In fact, crickets have a hexagonal microstructure reminiscent of the toe pads of tree frogs. This led Barnes to consider the wet adhesion mechanism as one of the most successful adhesion strategies. The most detailed studies on possums have been carried out about the feathertail glider Acrobates pygmaeus , a mouse-sized marsupial capable to climb up sheets of glass using their large toe pads.

These pads are conformed by multiple layers of squamous epithelium with alternated ridges and grooves that allow them to conform to the shape of the surface and that are filled with sweat , the liquid this small mammal use to adhere to surfaces. The adhesion of both spiders and geckos depends on the same principle: the Van der Waals forces. Unlike insects, tree frogs and possums, these organisms do not secrete sticky substances.


Physiology Amphibia - AbeBooks

Van der Waals forces are distance-dependent interactions between atoms or molecules that are not a result of any chemical electronic bond. These interactions show up between setae from footpads of geckos which are covered by folds, the lamellae and setae from spider paws which are covered with dense tufts of hair, the scopulae , and the surface they walk on. However, recent studies suggest dry adhesion in geckos is not mainly lead by Van der Waals forces, but by electrostatic interactions different polarity between setae and surface , after confirming that their sticking capacity decreased when trying to climb a sheet of low energetic material, like teflon.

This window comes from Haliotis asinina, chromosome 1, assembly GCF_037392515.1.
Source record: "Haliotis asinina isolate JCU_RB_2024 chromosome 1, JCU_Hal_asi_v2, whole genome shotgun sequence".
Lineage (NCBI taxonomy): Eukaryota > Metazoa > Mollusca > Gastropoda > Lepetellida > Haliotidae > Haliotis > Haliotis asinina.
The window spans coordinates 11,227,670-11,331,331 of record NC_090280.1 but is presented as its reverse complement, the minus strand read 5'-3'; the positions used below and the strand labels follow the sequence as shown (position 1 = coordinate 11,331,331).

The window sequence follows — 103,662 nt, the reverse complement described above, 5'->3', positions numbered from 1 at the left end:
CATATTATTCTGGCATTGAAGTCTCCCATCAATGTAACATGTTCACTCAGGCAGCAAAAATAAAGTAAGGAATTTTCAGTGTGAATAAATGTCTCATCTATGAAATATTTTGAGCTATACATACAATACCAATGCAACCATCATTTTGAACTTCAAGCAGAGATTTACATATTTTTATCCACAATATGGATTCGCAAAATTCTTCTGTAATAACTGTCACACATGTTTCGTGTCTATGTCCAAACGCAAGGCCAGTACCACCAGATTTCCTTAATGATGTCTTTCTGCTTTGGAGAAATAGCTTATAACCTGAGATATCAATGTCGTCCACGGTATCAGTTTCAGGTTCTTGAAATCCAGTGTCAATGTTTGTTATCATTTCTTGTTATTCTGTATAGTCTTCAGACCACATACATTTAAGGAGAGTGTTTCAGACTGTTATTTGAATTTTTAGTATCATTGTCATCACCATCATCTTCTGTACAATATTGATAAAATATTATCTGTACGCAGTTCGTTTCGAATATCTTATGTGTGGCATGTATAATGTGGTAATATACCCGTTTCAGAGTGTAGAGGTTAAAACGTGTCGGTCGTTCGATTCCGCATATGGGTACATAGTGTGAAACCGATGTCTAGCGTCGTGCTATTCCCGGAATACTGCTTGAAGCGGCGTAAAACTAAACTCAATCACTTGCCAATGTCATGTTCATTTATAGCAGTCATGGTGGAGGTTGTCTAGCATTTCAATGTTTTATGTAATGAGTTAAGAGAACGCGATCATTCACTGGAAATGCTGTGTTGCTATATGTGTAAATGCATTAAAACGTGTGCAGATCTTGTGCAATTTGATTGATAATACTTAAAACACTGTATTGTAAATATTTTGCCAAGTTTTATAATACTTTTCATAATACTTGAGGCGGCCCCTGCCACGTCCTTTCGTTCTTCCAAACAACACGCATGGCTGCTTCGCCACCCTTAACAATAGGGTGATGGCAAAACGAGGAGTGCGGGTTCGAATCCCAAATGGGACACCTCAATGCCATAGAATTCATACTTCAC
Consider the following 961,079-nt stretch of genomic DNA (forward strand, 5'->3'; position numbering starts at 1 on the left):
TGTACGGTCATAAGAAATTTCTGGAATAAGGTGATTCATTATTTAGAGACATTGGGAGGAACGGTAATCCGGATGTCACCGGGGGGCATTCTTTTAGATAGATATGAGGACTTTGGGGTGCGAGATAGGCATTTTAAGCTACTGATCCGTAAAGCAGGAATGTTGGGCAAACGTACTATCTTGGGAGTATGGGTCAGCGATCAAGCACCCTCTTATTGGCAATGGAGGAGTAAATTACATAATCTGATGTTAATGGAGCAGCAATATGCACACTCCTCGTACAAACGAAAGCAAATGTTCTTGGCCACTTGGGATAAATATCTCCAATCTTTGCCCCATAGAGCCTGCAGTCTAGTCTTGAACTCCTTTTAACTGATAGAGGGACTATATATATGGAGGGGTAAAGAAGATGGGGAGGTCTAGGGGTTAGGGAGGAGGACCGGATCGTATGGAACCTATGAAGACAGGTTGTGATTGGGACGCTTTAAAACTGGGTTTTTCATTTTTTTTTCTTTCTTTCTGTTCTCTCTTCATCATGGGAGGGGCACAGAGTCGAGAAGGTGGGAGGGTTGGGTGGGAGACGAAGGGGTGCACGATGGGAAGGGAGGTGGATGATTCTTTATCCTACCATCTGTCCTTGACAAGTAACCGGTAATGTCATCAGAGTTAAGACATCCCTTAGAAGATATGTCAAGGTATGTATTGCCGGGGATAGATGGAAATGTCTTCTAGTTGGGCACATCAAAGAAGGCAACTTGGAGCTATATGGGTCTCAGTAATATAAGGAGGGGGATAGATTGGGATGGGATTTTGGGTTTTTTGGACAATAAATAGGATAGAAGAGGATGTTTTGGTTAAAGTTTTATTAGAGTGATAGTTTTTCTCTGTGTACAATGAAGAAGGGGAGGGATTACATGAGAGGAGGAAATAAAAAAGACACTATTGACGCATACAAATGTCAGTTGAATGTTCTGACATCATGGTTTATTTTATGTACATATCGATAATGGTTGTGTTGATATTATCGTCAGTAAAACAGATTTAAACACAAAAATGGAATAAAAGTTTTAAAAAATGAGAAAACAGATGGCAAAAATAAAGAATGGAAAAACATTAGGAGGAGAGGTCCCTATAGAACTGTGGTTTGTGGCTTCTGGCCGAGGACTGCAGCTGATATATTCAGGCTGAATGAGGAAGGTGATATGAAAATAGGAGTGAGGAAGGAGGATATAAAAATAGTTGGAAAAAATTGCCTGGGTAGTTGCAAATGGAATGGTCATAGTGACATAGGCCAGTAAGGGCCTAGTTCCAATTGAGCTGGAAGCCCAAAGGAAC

Anyway, the ability of geckos to climb is impressive. Check this video of the great David Attenborough :. Disk-winged bats family Thyropteridae , native to Central America and northern South America, have disk-shaped suction pads located at the base of their thumbs and on the sole of their feet that allow them to climb smooth surfaces. Inside these disks, the internal pressure is reduced, and the bat stick to the surface by suction.

Main picture by unknown author. Source: link. Even if the word amphibious is an adjective used to describe animals that can live both on land and water, in the case of amphibians it also refers to both life stages through which these animals go through, as amphibians are born in an aquatic larval stage and become adults via a process of metamorphosis. Metamorphosis is present in the three lissamphibian orders. This process was already present in the first terrestrial tetrapods, which had to lay their eggs in water.